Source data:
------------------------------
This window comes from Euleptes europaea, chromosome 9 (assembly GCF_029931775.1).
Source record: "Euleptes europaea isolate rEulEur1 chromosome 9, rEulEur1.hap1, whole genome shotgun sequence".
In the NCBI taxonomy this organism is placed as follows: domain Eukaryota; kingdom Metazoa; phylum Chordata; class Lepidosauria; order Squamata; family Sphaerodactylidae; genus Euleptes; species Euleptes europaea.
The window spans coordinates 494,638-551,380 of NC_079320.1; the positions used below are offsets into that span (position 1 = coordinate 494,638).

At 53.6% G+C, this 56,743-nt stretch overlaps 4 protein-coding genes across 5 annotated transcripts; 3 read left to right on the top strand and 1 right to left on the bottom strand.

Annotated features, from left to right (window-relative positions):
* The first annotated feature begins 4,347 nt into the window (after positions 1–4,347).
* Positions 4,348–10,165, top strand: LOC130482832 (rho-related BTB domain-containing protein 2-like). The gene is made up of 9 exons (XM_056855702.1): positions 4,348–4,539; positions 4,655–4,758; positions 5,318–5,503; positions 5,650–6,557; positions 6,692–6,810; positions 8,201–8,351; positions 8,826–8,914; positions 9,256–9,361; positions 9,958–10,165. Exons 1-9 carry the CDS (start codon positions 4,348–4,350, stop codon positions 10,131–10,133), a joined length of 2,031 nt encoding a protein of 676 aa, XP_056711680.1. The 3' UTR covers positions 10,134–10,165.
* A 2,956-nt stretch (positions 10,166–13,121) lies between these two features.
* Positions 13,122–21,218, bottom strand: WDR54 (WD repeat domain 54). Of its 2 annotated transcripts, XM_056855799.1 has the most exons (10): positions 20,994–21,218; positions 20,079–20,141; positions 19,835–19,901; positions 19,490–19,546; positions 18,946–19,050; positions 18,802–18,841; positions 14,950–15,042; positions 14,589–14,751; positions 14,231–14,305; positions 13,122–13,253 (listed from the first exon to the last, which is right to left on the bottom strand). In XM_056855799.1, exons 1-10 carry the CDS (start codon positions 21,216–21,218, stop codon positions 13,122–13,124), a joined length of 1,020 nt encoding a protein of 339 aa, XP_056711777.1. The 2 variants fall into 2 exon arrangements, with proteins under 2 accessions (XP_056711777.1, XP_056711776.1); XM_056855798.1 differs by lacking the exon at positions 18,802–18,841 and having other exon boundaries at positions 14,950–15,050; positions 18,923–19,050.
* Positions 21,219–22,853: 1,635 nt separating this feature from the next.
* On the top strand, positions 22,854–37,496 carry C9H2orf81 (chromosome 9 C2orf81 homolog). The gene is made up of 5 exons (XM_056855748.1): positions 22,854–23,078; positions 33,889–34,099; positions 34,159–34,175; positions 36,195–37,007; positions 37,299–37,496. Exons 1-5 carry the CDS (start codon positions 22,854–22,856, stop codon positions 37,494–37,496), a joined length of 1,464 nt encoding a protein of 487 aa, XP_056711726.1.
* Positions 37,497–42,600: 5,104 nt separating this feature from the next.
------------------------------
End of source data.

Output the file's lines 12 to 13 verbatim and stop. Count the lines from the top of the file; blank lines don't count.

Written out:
* On the top strand, positions 22,854–37,496 carry C9H2orf81 (chromosome 9 C2orf81 homolog). The gene is made up of 5 exons (XM_056855748.1): positions 22,854–23,078; positions 33,889–34,099; positions 34,159–34,175; positions 36,195–37,007; positions 37,299–37,496. Exons 1-5 carry the CDS (start codon positions 22,854–22,856, stop codon positions 37,494–37,496), a joined length of 1,464 nt encoding a protein of 487 aa, XP_056711726.1.
* Positions 37,497–42,600: 5,104 nt separating this feature from the next.